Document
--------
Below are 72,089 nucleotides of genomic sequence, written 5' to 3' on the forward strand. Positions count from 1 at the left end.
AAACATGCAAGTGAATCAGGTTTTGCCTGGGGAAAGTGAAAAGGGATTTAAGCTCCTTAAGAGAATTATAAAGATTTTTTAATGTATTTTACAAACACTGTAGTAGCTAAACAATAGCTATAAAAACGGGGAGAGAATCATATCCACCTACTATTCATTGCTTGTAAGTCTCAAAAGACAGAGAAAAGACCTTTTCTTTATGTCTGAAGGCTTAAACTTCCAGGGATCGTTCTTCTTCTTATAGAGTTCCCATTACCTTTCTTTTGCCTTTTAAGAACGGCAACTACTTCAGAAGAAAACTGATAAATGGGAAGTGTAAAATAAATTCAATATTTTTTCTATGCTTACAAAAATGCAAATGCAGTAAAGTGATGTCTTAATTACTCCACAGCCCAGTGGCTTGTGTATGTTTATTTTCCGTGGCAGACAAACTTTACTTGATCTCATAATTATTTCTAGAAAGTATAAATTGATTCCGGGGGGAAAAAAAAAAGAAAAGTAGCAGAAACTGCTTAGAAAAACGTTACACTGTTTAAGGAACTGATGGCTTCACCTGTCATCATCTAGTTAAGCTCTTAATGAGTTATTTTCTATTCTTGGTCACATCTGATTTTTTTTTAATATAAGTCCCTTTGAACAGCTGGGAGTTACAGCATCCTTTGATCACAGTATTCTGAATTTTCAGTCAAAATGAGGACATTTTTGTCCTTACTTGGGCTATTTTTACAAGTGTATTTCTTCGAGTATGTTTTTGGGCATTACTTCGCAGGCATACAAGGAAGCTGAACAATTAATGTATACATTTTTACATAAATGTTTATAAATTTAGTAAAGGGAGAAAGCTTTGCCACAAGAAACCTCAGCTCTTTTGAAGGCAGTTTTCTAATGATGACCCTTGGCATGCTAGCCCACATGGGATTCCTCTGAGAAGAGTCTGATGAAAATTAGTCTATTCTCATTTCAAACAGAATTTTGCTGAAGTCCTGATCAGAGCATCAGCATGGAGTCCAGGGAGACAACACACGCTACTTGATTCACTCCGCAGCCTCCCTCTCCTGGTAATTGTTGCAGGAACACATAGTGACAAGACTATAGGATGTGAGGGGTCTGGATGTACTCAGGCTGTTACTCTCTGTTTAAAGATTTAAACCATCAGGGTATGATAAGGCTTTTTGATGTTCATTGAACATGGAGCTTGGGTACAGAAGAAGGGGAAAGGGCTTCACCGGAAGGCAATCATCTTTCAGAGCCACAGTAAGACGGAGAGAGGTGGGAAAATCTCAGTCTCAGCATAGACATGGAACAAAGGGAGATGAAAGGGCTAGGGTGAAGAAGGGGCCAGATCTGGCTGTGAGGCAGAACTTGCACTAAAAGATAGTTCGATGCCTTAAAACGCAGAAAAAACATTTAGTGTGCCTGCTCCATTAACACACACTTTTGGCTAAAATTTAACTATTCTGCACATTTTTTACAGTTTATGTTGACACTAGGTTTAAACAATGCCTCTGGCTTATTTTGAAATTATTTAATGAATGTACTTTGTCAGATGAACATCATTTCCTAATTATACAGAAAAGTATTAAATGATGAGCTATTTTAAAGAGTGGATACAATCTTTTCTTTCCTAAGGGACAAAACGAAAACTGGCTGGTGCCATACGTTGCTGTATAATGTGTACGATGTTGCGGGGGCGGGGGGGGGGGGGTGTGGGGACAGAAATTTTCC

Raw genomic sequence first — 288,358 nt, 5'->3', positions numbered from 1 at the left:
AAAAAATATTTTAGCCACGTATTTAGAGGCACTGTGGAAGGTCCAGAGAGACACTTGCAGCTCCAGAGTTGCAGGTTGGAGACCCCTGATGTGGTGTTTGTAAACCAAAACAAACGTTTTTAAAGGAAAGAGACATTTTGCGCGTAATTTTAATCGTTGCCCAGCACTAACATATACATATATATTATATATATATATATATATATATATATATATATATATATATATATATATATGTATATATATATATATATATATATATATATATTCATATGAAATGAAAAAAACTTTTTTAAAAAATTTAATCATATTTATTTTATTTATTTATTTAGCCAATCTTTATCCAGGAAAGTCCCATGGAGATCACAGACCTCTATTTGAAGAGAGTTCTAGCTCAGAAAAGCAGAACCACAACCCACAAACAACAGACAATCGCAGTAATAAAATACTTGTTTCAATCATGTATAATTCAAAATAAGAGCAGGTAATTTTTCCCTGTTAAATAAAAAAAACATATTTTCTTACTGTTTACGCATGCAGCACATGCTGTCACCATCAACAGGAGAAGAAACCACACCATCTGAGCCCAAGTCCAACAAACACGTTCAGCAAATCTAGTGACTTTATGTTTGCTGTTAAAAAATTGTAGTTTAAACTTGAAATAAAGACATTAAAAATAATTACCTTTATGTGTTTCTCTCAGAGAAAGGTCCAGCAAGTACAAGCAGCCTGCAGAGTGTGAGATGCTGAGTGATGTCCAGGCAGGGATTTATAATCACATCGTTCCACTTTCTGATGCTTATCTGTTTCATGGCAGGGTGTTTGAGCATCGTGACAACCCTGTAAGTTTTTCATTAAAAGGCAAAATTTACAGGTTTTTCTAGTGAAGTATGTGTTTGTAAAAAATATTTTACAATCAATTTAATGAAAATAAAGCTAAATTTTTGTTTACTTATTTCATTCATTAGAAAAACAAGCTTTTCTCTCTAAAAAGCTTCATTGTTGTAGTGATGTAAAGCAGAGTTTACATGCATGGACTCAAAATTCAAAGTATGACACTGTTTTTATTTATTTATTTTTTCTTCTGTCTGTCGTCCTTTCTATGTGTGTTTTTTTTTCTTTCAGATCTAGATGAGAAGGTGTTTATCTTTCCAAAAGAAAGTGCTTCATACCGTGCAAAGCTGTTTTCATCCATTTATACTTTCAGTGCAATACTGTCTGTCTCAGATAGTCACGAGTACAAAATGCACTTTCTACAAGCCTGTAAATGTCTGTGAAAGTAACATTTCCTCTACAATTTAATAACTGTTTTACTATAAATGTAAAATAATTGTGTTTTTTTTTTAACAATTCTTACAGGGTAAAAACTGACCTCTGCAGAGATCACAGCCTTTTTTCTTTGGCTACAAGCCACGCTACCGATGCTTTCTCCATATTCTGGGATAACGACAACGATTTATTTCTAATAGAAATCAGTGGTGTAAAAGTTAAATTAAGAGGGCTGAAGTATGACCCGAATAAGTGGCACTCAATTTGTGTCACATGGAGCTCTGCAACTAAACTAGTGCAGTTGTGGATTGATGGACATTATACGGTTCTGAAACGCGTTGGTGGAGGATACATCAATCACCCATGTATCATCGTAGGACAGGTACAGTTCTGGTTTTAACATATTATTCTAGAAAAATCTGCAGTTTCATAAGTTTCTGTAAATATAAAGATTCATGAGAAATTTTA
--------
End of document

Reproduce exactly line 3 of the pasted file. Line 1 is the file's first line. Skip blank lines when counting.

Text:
Raw genomic sequence first — 288,358 nt, 5'->3', positions numbered from 1 at the left: